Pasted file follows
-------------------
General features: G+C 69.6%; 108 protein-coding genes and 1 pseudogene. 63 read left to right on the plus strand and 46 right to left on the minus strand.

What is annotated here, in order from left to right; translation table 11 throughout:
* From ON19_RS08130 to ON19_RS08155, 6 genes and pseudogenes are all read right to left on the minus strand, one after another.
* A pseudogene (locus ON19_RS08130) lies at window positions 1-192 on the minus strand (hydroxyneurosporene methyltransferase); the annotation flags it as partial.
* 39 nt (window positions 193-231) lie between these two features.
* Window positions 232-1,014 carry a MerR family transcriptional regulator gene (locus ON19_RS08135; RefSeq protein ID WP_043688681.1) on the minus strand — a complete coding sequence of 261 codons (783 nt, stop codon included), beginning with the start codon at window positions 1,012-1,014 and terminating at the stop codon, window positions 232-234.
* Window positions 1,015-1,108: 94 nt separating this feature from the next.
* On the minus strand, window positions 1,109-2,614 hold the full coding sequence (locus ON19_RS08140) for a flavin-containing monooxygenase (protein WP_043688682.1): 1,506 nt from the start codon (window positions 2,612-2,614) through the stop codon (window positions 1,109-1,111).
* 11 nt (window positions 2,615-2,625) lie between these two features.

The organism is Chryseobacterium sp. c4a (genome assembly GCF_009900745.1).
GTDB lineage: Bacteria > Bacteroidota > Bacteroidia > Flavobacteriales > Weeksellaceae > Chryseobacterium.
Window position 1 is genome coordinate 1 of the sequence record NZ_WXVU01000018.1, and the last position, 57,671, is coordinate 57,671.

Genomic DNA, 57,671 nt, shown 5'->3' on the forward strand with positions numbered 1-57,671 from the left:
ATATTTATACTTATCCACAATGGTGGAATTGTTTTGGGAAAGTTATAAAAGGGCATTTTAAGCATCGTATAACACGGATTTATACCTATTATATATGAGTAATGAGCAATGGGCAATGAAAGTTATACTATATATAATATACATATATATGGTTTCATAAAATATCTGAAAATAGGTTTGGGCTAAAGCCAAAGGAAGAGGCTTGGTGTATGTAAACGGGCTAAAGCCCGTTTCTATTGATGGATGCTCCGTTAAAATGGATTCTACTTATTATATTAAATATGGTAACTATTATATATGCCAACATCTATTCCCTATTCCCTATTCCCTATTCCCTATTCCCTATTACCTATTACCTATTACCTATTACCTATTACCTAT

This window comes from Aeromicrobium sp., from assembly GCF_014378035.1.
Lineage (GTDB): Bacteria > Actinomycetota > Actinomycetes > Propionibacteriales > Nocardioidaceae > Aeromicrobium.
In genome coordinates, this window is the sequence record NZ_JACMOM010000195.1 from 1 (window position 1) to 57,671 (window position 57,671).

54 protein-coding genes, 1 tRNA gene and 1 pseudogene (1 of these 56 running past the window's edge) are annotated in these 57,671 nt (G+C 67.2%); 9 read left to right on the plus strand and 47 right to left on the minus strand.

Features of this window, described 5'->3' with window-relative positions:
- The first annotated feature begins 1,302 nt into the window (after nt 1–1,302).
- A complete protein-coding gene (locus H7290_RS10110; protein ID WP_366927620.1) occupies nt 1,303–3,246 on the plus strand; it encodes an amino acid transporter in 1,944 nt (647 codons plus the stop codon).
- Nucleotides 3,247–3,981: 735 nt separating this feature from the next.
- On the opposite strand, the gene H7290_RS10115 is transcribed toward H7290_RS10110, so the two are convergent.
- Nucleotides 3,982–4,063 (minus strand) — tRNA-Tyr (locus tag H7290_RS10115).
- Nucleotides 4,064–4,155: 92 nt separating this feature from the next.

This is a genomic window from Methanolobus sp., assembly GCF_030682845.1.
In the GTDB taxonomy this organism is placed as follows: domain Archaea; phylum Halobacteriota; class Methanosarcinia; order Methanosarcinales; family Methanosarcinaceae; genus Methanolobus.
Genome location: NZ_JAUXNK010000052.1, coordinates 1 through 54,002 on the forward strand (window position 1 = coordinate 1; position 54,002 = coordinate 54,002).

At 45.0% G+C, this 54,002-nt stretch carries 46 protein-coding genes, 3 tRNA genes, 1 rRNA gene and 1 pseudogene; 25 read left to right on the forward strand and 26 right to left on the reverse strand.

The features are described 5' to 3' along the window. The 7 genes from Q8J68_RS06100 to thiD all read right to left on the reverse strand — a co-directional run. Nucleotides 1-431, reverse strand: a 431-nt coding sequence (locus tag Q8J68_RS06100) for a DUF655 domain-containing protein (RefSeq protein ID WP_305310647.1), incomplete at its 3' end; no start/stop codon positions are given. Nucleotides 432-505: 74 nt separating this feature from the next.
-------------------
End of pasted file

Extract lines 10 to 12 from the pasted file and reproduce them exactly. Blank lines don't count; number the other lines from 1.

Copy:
The organism is Chryseobacterium sp. c4a (genome assembly GCF_009900745.1).
GTDB lineage: Bacteria > Bacteroidota > Bacteroidia > Flavobacteriales > Weeksellaceae > Chryseobacterium.
Window position 1 is genome coordinate 1 of the sequence record NZ_WXVU01000018.1, and the last position, 57,671, is coordinate 57,671.